SC: Here’s a shout-out to Changing Hands in Tempe. It’s a great store to browse and hosts some of the most talented authors in the country. It also hosts lesser-known writers who have written entertaining books, but I enjoy it most for the staff’s recommendations, allowing people to discover hidden talent. And just when you thought the book-buying business could not get any better, Changing Hands is soon to open another outlet featuring beer. Beer!

PJ: Give us a list of your published titles in chronological or series order:

SC: Wow, let’s see, have to think on that one. OK, as of December 3, it goes like this:

“Dead Jed: Adventures of a Middle School Zombie.”Dead Jed cover

Share with us an elevator pitch (no more than 30 seconds) of your latest title:

Not only would Jed give an arm and a leg to fit in at middle school, he actually can. That’s just one of the (dis)advantages of being the school’s only zombie. Jed’s pallor and his ability to hold his breath for, oh, ever, make him a target for the school bully who thinks school is no place for the undead. But even after he disarms Jed, literally, the zombie pulls himself together with some duct tape and staples, refusing to give up.

Where can we buy it?

It is available for pre-order on Amazon, bn.com, and other websites where fine middle-grade titles are sold.

PJ: What last thing would you like to share with us that nobody knows about you and your work?

SC: Promise not to tell anyone, but many of the things that happen to Jed are autobiographical. Not losing limbs, of course, but several of the humiliating things that bring Jed down also happened to me in seventh grade. True story.

Whether you’re inclined to like zombies or not, you seriously do not want to miss this one! Pick up a copy today!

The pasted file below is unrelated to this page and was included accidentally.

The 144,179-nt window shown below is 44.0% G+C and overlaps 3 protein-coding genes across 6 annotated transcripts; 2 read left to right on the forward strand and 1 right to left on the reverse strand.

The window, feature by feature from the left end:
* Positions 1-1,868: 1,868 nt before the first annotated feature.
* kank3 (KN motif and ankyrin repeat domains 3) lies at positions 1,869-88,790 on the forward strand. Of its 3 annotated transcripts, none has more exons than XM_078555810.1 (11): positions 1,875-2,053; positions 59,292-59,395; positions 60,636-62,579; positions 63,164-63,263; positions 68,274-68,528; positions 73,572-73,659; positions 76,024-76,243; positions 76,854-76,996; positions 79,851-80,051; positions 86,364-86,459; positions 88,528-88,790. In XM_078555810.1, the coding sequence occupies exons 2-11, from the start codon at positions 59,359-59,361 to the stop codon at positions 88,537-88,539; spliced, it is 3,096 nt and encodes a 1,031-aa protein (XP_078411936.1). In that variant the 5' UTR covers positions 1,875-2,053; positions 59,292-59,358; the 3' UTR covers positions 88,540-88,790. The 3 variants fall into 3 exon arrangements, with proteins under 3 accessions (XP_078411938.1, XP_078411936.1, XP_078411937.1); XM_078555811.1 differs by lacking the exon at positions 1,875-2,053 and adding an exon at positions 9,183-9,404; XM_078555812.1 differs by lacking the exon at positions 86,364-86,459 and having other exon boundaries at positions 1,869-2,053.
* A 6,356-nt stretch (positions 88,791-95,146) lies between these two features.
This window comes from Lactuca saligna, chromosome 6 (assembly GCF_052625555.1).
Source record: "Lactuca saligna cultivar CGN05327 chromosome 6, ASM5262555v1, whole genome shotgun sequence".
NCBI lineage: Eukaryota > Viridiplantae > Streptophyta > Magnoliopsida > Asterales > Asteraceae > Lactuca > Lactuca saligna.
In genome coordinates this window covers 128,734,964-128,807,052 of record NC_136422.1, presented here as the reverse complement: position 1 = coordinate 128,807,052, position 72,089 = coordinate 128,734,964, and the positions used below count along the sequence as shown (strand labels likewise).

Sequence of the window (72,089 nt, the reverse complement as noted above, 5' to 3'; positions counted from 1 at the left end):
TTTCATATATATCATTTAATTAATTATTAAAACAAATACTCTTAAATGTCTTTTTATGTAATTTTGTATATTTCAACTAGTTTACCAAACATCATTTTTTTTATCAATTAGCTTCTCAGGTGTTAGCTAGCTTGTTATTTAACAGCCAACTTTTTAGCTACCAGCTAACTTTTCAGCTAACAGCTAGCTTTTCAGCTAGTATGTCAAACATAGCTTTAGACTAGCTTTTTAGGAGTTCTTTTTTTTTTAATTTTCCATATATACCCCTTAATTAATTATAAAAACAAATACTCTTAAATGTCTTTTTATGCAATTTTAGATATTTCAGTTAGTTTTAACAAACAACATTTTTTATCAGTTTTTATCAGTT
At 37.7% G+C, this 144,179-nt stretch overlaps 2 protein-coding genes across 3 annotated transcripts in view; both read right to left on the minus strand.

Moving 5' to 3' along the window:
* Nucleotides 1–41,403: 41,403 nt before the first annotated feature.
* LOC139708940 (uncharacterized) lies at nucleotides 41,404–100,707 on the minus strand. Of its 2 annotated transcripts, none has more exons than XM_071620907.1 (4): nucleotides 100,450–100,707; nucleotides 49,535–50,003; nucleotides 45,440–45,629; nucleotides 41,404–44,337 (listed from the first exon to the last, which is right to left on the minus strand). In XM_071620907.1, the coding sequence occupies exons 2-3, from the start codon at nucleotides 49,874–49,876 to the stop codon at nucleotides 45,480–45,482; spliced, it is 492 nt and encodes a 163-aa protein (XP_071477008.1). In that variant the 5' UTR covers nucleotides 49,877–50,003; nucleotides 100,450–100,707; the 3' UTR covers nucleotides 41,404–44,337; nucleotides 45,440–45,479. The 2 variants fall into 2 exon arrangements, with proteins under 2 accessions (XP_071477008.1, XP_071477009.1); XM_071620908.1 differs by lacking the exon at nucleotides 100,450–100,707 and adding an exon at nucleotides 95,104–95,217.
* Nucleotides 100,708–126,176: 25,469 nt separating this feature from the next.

Review: The Trade by Colby Marshall

thetradeThe Trade

Colby Marshall

ISBN: 978-0-9888777-3-3Colby Marshall

Stairway Press

Kindle; 415 pgs.

Release date: 6/11/13; $7.95

Reviewer’s name: Gina Metz

McKenzie McClendon is a journalist with The Herald.  After breaking a huge story the previous year of an assassination plot, McKenzie is fighting to stay at the top and prove that she has more than one story in her.

New York City is being plagued by a murderer dubbed The Cradle Robber since he is slicing up pregnant women and leaving them to die once he has removed their babies.  The Cradle Robber is the story McKenzie is currently chasing.

Jonas Cleary is McKenzie’s high school sweetheart.  Jonas contacts McKenzie as he believes his wife was one of The Cradle Robber’s first victims.  The police think Jonas is just grasping at straws since his wife was not pregnant at the time of her death.  However she had their infant son with her when she was murdered and his body was never recovered.  Jonas believes that his son was sold on the black market.  Thus begins Jonas and McKenzie’s investigation into the murders and the possibility that the babies are being sold.

The Trade is a fast paced thriller that the reader will not want to put down.  This is Colby Marshall’s second book in her McKenzie McClendon series.  I will be purchasing the first book, Chain of Command, and look forward to other additions to this series.

An interview with Sue Owens Wright

Sue Owens Wright Photo by Aniko Kiezel

Sue Owens Wright
Photo by Aniko Kiezel